"The press is overstepping in every direction the obvious bounds of propriety and of decency . . . . To satisfy a prurient taste the details of sexual relations are spread broadcast in the columns of the daily papers."
No, Gary Hart did not pen these words, though he may now share the views expressed. They were the observations of Louis D. Brandeis and his law partner, Samuel D. Warren, and were published in the Harvard Law Review in 1890, long before Brandeis was appointed to the U.S. Supreme Court.
New Legal Concept
That article led to the development of a new legal concept, the right of privacy, an area of law that may be of more than nominal interest to the former Colorado senator.
Can Gary Hart win an invasion of privacy lawsuit against the Miami Herald for disclosing his weekend activities with part-time actress Donna Rice?
I thought I'd save Sen. Hart some legal fees (he has trouble enough with his campaign debts) and offer him my legal opinion free of charge. The simple answer is no, I think he'd lose a privacy suit.
Hart could sue under a legal theory called the "public disclosure of private facts." At a minimum, he must show that the Miami Herald publicized "private facts," that the disclosure was "highly offensive to a reasonable person" and that the information was not of "legitimate concern" to the public--not newsworthy.
However, the courts have made privacy suits very difficult to win. And understandably so, because a privacy suit punishes publication of the truth.
You see, falsity has nothing to do with this sort of lawsuit. Unlike defamation, where a person must prove falsity in order to recover damages, truth is not a defense to a privacy claim. In fact, it is the very truth of the private facts that usually causes the damage.
There have been very few decisions in which persons have won privacy suits against the news media. Plenty of people have sued because they found what was written or broadcast about them was annoying or embarrassing, but few have won much money as a result of their legal efforts.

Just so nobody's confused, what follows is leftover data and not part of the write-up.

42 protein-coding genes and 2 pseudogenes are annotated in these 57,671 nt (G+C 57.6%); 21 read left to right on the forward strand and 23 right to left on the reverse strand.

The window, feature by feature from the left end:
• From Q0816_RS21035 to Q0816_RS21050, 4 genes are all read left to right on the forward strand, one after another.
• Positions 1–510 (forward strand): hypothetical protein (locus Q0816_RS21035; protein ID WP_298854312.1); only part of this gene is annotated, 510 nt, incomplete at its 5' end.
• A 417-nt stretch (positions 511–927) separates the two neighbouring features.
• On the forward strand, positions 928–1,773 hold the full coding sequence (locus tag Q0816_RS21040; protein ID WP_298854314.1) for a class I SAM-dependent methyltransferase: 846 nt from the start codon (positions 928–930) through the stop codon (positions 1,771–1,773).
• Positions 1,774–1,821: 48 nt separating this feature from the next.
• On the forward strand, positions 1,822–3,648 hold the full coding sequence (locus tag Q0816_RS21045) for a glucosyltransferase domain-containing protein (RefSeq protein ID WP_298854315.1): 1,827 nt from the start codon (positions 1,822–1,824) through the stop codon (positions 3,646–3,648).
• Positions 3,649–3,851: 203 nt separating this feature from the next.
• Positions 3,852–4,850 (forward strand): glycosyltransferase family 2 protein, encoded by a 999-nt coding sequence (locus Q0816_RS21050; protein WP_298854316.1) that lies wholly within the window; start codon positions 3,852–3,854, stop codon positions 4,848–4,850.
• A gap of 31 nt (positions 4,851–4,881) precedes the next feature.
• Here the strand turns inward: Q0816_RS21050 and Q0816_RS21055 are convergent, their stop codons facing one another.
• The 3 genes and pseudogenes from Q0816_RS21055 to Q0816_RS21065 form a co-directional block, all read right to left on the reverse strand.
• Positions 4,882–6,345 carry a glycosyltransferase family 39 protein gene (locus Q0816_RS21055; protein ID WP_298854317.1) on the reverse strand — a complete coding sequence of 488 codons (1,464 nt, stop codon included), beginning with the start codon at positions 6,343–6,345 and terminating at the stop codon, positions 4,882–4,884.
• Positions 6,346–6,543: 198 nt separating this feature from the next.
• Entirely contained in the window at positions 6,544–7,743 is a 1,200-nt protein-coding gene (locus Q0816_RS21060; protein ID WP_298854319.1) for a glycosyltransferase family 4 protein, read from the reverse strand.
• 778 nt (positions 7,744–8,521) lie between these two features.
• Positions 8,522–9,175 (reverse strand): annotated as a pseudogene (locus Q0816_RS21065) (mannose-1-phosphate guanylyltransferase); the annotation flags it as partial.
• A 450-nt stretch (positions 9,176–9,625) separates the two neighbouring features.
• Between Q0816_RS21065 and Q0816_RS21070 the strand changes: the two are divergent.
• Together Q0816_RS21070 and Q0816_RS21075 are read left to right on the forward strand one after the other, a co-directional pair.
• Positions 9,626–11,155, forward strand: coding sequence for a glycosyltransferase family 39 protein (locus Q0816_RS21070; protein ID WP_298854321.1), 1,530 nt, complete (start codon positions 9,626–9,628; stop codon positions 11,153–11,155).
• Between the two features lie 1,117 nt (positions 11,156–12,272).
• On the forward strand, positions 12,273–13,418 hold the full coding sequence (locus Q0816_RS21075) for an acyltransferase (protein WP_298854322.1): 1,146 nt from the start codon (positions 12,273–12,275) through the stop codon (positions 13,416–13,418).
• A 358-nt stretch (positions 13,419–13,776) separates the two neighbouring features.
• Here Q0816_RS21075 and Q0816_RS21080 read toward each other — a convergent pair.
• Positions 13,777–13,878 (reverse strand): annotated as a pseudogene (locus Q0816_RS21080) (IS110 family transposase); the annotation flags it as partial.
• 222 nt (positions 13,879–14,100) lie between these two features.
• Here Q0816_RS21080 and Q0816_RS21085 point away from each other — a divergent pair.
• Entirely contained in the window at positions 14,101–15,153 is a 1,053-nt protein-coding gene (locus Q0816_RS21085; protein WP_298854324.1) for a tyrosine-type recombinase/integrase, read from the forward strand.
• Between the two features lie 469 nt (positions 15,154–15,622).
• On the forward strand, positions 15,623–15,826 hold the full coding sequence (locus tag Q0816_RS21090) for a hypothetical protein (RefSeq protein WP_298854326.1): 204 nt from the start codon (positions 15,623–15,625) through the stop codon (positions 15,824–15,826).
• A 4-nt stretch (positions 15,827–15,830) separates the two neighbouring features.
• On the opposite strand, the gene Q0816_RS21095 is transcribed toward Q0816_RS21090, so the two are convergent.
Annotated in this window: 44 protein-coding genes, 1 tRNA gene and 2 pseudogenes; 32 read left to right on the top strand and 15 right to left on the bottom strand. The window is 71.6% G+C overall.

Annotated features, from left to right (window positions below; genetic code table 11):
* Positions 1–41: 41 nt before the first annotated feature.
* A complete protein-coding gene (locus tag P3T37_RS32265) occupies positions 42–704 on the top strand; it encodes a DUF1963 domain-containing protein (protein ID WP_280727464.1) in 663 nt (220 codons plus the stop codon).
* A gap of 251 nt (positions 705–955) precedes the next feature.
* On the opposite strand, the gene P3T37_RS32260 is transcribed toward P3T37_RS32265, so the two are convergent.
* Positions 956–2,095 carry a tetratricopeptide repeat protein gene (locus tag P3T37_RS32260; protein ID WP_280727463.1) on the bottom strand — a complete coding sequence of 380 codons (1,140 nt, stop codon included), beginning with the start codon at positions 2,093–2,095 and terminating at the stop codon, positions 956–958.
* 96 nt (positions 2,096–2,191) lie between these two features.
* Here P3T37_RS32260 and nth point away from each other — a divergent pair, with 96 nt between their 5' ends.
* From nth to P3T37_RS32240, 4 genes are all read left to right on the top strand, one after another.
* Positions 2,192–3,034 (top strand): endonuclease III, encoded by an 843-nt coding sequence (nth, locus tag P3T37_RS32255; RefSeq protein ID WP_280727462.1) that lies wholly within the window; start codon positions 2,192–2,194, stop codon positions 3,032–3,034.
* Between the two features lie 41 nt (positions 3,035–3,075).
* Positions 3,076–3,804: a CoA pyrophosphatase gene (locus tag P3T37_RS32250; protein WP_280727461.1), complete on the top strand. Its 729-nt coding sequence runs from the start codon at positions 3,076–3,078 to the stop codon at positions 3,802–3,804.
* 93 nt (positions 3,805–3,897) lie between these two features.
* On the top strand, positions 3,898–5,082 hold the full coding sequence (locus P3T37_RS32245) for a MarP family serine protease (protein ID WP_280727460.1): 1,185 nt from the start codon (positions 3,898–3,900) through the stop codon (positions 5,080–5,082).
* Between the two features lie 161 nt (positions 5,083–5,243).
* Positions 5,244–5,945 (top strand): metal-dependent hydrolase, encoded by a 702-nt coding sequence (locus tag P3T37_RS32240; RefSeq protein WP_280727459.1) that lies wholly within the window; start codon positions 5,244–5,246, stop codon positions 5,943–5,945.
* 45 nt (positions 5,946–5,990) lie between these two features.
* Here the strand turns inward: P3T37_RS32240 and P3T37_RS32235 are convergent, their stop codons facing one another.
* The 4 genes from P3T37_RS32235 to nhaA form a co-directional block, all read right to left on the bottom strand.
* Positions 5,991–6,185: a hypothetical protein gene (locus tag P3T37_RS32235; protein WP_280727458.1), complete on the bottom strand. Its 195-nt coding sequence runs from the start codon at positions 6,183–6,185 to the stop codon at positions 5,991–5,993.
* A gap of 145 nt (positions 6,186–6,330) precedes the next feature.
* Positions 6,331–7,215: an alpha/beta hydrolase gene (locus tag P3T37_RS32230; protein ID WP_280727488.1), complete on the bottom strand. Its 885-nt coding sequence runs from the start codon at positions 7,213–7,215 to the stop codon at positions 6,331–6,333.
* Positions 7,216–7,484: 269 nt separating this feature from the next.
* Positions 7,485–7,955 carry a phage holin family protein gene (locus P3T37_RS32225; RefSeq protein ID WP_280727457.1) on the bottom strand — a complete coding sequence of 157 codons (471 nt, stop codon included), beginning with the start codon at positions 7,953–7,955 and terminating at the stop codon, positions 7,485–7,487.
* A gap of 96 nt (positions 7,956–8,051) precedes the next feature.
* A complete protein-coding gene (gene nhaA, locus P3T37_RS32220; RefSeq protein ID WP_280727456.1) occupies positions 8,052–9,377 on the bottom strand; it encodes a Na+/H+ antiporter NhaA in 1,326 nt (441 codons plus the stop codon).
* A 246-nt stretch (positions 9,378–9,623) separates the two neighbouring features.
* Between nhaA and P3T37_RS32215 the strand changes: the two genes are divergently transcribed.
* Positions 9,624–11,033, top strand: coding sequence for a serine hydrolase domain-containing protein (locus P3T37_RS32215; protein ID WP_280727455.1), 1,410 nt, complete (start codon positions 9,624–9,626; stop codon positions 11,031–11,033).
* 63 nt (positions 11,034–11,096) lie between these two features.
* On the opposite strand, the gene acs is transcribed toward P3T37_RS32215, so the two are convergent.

In fact, in one of the few cases in which a jury awarded a large amount of money, $775,000 in damages, an appellate court later overturned the verdict because of erroneous jury instructions. In that case, a college student body president sued the Oakland Tribune for revealing she was once a male and had undergone sex-change surgery.
I wouldn't give Gary Hart a much better chance of winning a privacy suit than the Pittsburg Steeler fan who was pictured in Sports Illustrated with his fly open. His case was dismissed. He was part of a group of fans who had urged the photographer to take pictures. In Gary Hart's case, the senator urged the press to check out the rumors of his "womanizing."
Although reporters and editors may disagree about the propriety of reporting on Hart's activities, and recent polls suggest that the public has mixed feelings on the subject, it is doubtful that a judge or jury would find the disclosure was "highly offensive" and, I believe, extremely unlikely that a court would rule that the information was not newsworthy.
That advice is based, in part, on a privacy case brought by the man who saved President Ford's life in 1976, by jostling the arm of would-be assassin Sara Jane Moore. He sued various newspapers for disclosing his homosexuality, but a California Court of Appeal ruled that his sexual orientation was not private because it was already known to hundreds of people. Anyway, the court said, the disclosure was newsworthy because it was prompted by "legitimate political considerations."
I'm afraid Gary Hart would face the same judicial reaction. And lose.
Attorney Jeffrey S. Klein, The Times' senior staff counsel, cannot answer mail personally but will respond in this column to questions of general interest about the law. Do not telephone. Write to Jeffrey S. Klein, Legal View, The Times, Times Mirror Square, Los Angeles 90053.